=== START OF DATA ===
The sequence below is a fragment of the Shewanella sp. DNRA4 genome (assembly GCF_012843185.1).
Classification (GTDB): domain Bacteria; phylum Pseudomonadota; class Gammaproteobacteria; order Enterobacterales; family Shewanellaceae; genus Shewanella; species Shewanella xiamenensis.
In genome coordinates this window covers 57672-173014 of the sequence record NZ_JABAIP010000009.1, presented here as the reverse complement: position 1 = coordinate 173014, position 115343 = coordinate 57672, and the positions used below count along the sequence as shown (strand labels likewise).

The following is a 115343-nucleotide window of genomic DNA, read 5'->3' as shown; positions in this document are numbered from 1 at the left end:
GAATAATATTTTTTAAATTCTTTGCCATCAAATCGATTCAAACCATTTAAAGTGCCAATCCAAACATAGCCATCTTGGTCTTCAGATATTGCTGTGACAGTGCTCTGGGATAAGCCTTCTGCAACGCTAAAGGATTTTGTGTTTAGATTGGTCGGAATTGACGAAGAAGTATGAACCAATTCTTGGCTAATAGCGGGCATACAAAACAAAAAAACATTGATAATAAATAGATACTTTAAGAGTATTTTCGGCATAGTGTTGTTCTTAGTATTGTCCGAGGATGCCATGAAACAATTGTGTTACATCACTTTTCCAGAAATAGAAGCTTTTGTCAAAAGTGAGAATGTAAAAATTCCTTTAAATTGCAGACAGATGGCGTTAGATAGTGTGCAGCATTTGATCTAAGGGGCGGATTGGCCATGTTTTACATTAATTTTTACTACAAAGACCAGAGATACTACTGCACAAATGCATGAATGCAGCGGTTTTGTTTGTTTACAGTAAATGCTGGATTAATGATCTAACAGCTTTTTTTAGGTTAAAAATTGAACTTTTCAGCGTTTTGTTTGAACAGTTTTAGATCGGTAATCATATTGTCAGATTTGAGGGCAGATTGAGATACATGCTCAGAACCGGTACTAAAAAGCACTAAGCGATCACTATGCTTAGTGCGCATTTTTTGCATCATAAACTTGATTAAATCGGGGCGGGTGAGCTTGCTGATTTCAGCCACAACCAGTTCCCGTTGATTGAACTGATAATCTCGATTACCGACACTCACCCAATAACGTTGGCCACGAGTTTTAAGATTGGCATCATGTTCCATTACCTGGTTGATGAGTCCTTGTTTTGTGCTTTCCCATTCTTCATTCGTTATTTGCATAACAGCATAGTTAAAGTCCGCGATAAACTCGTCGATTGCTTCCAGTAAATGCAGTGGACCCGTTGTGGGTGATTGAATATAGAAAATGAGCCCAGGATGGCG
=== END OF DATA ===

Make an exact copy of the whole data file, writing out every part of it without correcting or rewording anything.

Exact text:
The sequence below is a fragment of the Shewanella sp. DNRA4 genome (assembly GCF_012843185.1).
Classification (GTDB): domain Bacteria; phylum Pseudomonadota; class Gammaproteobacteria; order Enterobacterales; family Shewanellaceae; genus Shewanella; species Shewanella xiamenensis.
In genome coordinates this window covers 57672-173014 of the sequence record NZ_JABAIP010000009.1, presented here as the reverse complement: position 1 = coordinate 173014, position 115343 = coordinate 57672, and the positions used below count along the sequence as shown (strand labels likewise).

The following is a 115343-nucleotide window of genomic DNA, read 5'->3' as shown; positions in this document are numbered from 1 at the left end:
GAATAATATTTTTTAAATTCTTTGCCATCAAATCGATTCAAACCATTTAAAGTGCCAATCCAAACATAGCCATCTTGGTCTTCAGATATTGCTGTGACAGTGCTCTGGGATAAGCCTTCTGCAACGCTAAAGGATTTTGTGTTTAGATTGGTCGGAATTGACGAAGAAGTATGAACCAATTCTTGGCTAATAGCGGGCATACAAAACAAAAAAACATTGATAATAAATAGATACTTTAAGAGTATTTTCGGCATAGTGTTGTTCTTAGTATTGTCCGAGGATGCCATGAAACAATTGTGTTACATCACTTTTCCAGAAATAGAAGCTTTTGTCAAAAGTGAGAATGTAAAAATTCCTTTAAATTGCAGACAGATGGCGTTAGATAGTGTGCAGCATTTGATCTAAGGGGCGGATTGGCCATGTTTTACATTAATTTTTACTACAAAGACCAGAGATACTACTGCACAAATGCATGAATGCAGCGGTTTTGTTTGTTTACAGTAAATGCTGGATTAATGATCTAACAGCTTTTTTTAGGTTAAAAATTGAACTTTTCAGCGTTTTGTTTGAACAGTTTTAGATCGGTAATCATATTGTCAGATTTGAGGGCAGATTGAGATACATGCTCAGAACCGGTACTAAAAAGCACTAAGCGATCACTATGCTTAGTGCGCATTTTTTGCATCATAAACTTGATTAAATCGGGGCGGGTGAGCTTGCTGATTTCAGCCACAACCAGTTCCCGTTGATTGAACTGATAATCTCGATTACCGACACTCACCCAATAACGTTGGCCACGAGTTTTAAGATTGGCATCATGTTCCATTACCTGGTTGATGAGTCCTTGTTTTGTGCTTTCCCATTCTTCATTCGTTATTTGCATAACAGCATAGTTAAAGTCCGCGATAAACTCGTCGATTGCTTCCAGTAAATGCAGTGGACCCGTTGTGGGTGATTGAATATAGAAAATGAGCCCAGGATGGCG